A review in 2012 by Bon attempted an explanation as to why radiographic emphysema increased the risk of osteoporosis.[16] The first explanation offered is that both emphysema and osteoporosis are the result of high inflammatory load.[16] TNF-α, interleukins, and metalloproteinase were the inflammatory markers highlighted as potential candidates.[16] Metalloproteinase, interleukins, and CRP were shown to rise not only in the emphysematous phenotype but also in the bronchial thickening phenotype of COPD.[18],[39] Similarly, TNF-α far from being raised was shown in some studies to be significantly lower in emphysema.[39] Although some studies reported an association between osteoporosis and some inflammatory markers, the Framingham offspring longitudinal study found no consistent association in postmenopausal women between osteoporosis and serum levels of interleukin-6, TNF-α or CRP.[19] The second explanation offered in the review is that both emphysema and osteoporosis are autoimmune conditions.[16] The evidence for COPD being an autoimmune condition is tenuous and not widely endorsed. Although a third of patients with stable COPD display abnormal titers of antinuclear and anti-tissue antibodies, these were not specific to the emphysema phenotype and were considered to be the result and not the cause of tissue destruction.[40],[41],[42] More specific antibodies aimed at elastin were considered to be potential inducers of emphysema. However, several studies could not identify antielastin antibodies or their levels in plasma or bronchoalveolar lavage were not elevated compared to controls.[43],[44],[45] The review and its references cite the osteoporosis of rheumatoid arthritis, lupus, and celiac disease as conditions where auto-antibodies have been “associated” with low BMD.[16] Even in these exclusively autoimmune conditions, osteoporosis is multifactorial as there exist no antibodies directed against bone tissue. The review also failed to address the role of severity of COPD and cachexia as confounding factors for the role of emphysema.[16]


Our findings support the doubts expressed about emphysema being an independent risk factor for osteoporosis. Low BMI, severity of COPD and hypoxia play a dominant role. In the first reported multivariate model including these three factors (as well as age and CRP), emphysema was shown not to be an independent risk factor.


The authors acknowledge the Center for Medical Research Cooperation (CMRC) of the College of Medicine at King Saud University for supplying technical assistance with the production of the study. Mr. Amir Marzook, BSc of the CMRC gave considerable assistance and advice with the statistical work.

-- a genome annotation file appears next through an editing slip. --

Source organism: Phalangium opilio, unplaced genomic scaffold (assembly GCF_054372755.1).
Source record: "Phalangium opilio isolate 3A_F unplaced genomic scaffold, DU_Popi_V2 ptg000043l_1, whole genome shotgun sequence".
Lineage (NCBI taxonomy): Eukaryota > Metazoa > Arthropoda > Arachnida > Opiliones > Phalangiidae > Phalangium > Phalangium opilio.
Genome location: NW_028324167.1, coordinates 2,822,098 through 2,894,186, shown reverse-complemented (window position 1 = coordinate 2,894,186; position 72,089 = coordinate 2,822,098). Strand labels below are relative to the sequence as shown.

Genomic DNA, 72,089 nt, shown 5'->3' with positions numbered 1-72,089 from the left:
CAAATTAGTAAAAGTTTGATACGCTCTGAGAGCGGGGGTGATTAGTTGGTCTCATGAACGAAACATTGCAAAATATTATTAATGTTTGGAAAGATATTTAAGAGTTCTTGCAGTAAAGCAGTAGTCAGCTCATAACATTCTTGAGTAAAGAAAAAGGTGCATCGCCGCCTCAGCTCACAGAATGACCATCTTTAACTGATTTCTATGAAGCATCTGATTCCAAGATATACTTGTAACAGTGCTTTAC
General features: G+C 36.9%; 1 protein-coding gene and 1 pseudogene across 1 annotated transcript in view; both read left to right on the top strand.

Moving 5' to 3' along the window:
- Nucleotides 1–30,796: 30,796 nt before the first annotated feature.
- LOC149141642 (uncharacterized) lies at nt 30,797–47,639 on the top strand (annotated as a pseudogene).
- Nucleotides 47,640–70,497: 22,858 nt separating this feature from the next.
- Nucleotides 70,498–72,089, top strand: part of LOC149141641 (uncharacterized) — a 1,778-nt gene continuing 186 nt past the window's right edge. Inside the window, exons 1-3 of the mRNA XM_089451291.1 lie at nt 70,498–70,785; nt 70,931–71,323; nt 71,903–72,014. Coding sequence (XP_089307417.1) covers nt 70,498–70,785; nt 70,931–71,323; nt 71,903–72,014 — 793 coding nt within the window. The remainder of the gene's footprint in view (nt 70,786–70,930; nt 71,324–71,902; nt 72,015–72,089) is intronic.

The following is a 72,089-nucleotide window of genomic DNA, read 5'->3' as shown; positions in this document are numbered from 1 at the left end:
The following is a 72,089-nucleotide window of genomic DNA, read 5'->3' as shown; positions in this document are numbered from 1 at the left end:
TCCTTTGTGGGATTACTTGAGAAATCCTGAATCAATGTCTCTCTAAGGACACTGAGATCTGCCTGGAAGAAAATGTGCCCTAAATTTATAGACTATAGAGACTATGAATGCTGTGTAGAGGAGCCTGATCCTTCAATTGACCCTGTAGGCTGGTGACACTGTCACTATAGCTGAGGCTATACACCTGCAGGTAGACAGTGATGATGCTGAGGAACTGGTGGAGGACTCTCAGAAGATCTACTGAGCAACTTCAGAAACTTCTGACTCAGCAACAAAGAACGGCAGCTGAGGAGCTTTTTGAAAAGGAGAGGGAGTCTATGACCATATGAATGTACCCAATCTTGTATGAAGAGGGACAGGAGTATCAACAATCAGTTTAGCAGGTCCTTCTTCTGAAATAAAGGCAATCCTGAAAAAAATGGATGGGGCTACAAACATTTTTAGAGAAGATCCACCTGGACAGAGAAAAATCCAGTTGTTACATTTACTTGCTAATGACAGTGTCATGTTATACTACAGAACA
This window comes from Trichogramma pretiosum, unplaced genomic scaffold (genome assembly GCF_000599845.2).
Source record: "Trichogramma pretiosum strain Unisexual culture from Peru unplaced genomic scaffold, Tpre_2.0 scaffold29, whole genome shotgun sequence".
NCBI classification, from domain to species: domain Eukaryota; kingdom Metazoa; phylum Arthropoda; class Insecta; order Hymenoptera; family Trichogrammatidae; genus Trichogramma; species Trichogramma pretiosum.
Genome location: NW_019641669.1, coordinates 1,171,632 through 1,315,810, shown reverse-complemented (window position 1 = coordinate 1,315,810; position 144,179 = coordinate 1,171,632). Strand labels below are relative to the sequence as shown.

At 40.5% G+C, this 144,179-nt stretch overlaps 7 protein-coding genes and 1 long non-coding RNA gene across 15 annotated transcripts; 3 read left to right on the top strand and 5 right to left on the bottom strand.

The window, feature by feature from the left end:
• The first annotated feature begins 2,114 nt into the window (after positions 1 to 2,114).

Financial support and sponsorship

The CMRC of the College of Medicine at King Saud University supplied technical assistance.

Conflicts of interest

There are no conflicts of interest.


1Graat-Verboom L, Wouters EF, Smeenk FW, van den Borne BE, Lunde R, Spruit MA. Current status of research on osteoporosis in COPD: A systematic review. Eur Respir J 2009;34:209-18.
2Chen SJ, Liao WC, Huang KH, Lin CL, Tsai WC, Kung PT, et al. Chronic obstructive pulmonary disease and allied conditions is a strong independent risk factor for osteoporosis and pathologic fractures: A population-based cohort study. QJM 2015;108:633-40.
3Dam TT, Harrison S, Fink HA, Ramsdell J, Barrett-Connor E; Osteoporotic Fractures in Men (MrOS) Research Group. Bone mineral density and fractures in older men with chronic obstructive pulmonary disease or asthma. Osteoporos Int 2010;21:1341-9.
4Jaramillo JD, Wilson C, Stinson DS, Lynch DA, Bowler RP, Lutz S, et al. Reduced bone density and vertebral fractures in smokers. Men and COPD patients at increased risk. Ann Am Thorac Soc 2015;12:648-56.
5Harrison RA, Siminoski K, Vethanayagam D, Majumdar SR. Osteoporosis-related kyphosis and impairments in pulmonary function: A systematic review. J Bone Miner Res 2007;22:447-57.
6Inoue D, Watanabe R, Okazaki R. COPD and osteoporosis: Links, risks, and treatment challenges. Int J Chron Obstruct Pulmon Dis 2016;11:637-48.
7Cielen N, Maes K, Gayan-Ramirez G. Musculoskeletal disorders in chronic obstructive pulmonary disease. Biomed Res Int 2014;2014:965764.
8Sarkar M, Bhardwaj R, Madabhavi I, Khatana J. Osteoporosis in chronic obstructive pulmonary disease. Clin Med Insights Circ Respir Pulm Med 2015;9:5-21.
9Ohara T, Hirai T, Muro S, Haruna A, Terada K, Kinose D, et al. Relationship between pulmonary emphysema and osteoporosis assessed by CT in patients with COPD. Chest 2008;134:1244-9.
10Van Tho N, Ogawa E, Trang le TH, Ryujin Y, Kanda R, Nakagawa H, et al. A mixed phenotype of airway wall thickening and emphysema is associated with dyspnea and hospitalization for chronic obstructive pulmonary disease. Ann Am Thorac Soc 2015;12:988-96.
11Tatsumi K, Kasahara Y, Kurosu K, Tanabe N, Takiguchi Y, Kuriyama T; Respiratory Failure Research Group in Japan. Clinical phenotypes of COPD: Results of a Japanese epidemiological survey. Respirology 2004;9:331-6.
12Cerveri I, Corsico AG, Grosso A, Albicini F, Ronzoni V, Tripon B, et al. The rapid FEV(1) decline in chronic obstructive pulmonary disease is associated with predominant emphysema: A longitudinal study. COPD 2013;10:55-61.
13Bon J, Fuhrman CR, Weissfeld JL, Duncan SR, Branch RA, Chang CC, et al. Radiographic emphysema predicts low bone mineral density in a tobacco-exposed cohort. Am J Respir Crit Care Med 2011;183:885-90.
14Bai P, Sun Y, Jin J, Hou J, Li R, Zhang Q, et al. Disturbance of the OPG/RANK/RANKL pathway and systemic inflammation in COPD patients with emphysema and osteoporosis. Respir Res 2011;12:157.